“I think we ought to go back to the first one and go all the way, which is what I wanted to do in the first place,” the president said.
That approach would almost certainly guarantee a Supreme Court loss, according to Leon Fresco, an immigration lawyer who served in the Obama DoJ. Even a legal fight to the finish over the revised ban risks a Supreme Court ruling that would limit a core presidential power, he said. A better approach might be to drop the contentious travel ban and tighten visa rules in another way, Mr Fresco said.
Meanwhile, the Trump administration yesterday unveiled a “hard-power budget” plan that would slash spending on the environment, diplomacy and foreign aid to fund increases in military spending and the president’s proposed wall along the border with Mexico.
Donald Trump’s budget, unveiled yesterday, includes cuts of about 30 per cent to the state department and Environmental Protection Agency and a 9 per cent boost for the Pentagon.
It faces little chance of being passed by Congress in its current form and lawmakers are under no obligation to consider it. But it represents the first blueprint of White House priorities and a wish list for how it would finance them.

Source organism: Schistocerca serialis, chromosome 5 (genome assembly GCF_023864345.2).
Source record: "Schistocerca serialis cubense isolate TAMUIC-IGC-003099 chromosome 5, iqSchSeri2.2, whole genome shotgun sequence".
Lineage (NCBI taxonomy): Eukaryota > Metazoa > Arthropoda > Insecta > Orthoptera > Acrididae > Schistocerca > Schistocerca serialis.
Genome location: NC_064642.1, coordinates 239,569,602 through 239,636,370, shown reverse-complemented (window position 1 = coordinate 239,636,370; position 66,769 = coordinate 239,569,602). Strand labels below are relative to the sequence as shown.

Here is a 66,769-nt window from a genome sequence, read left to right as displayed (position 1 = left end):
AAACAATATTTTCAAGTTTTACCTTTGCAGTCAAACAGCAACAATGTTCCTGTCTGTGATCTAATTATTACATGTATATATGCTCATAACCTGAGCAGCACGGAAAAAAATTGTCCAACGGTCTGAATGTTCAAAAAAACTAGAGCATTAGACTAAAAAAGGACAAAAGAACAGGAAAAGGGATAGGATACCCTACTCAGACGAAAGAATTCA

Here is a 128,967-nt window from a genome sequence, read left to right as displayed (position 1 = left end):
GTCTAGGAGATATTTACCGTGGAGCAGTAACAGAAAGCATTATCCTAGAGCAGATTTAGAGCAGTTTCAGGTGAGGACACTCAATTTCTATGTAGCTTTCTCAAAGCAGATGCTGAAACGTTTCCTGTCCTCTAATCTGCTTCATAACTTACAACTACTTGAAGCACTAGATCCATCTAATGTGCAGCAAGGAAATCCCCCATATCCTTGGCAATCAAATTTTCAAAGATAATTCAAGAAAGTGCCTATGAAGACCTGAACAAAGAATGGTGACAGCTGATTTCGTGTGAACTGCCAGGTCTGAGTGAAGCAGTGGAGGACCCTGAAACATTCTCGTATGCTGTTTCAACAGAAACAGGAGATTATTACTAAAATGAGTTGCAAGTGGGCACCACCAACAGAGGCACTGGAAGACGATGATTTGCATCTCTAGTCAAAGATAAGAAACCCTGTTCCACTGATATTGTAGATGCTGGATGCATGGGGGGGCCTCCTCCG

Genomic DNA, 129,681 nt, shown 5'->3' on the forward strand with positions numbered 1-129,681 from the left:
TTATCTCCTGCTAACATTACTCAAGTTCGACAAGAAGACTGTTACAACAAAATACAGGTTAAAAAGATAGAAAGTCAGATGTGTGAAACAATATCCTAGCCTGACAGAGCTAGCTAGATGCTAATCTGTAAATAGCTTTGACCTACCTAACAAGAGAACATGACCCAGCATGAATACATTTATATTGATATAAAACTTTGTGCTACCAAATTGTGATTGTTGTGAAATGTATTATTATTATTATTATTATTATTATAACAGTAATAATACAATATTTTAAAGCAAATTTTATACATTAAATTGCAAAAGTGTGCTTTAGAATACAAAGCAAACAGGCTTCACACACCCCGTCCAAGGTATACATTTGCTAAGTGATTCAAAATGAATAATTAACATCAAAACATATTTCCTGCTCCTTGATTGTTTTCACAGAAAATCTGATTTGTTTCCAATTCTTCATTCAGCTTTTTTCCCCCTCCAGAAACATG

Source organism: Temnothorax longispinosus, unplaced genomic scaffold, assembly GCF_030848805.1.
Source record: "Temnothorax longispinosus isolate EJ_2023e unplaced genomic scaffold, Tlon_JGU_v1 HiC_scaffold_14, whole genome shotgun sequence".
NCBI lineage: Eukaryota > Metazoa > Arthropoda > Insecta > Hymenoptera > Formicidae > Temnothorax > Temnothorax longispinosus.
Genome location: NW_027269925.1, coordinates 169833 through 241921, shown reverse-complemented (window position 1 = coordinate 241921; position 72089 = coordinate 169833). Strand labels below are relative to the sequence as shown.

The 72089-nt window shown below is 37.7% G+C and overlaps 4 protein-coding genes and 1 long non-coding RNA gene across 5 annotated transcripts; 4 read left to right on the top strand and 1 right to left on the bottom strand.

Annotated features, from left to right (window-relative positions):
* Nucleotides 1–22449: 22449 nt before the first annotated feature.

The proposal has already been criticised by Democrats and some Republicans for weakening “soft power” institutions that burnish the US image abroad through diplomacy and aid.
Mitch McConnell, the Republican leader in the Senate, has suggested that a bill with such significant cuts to state department spending would struggle to pass in Congress. Lindsey Graham, a Republican senator from South Carolina, has previously warned that such cuts would make the US less safe, predicting Mr Trump’s proposal would be “dead on arrival” in Congress.
The budget would increase defence spending by $52.3 billion while taking the axe to bodies ranging from the Corporation for Public Broadcasting to the Agency for International Development.
“A budget that puts #AmericaFirst must make safety its no. 1 priority – without safety there can be no prosperity,” Mr Trump tweeted.
Mick Mulvaney, the director of the Office of Management and Budget, said: “There is no question that this is a hard-power budget; it is not a soft-power budget. The president very clearly wants to send a message to our allies and our potential adversaries that this is a strong power administration.”
Opposition was firmest among Democrats, cultural groups and aid bodies, with senator Bernie Sanders dubbing it “morally obscene”. The International Rescue Committee called the proposed cuts to foreign aid spending “counterproductive, misguided and dangerous”.
The White House said it needed the increase in the Pentagon’s funding to implement its campaign to defeat Islamic State, also known as Isis, and “address critical budget shortfalls” for military personnel. The increase would be the biggest since the height of the Iraq and Afghan wars a decade ago.
On homeland security, Mr Trump has set aside another 7 per cent, including $1.4 billion for the first phase of construction for his proposed wall on the US-Mexico border.
Mr Mulvaney said the White House had crafted the budget “using the president’s own words” from his campaign speeches. “We turned those policies into numbers,” he said.
– Copyright The Financial Times Limited 2017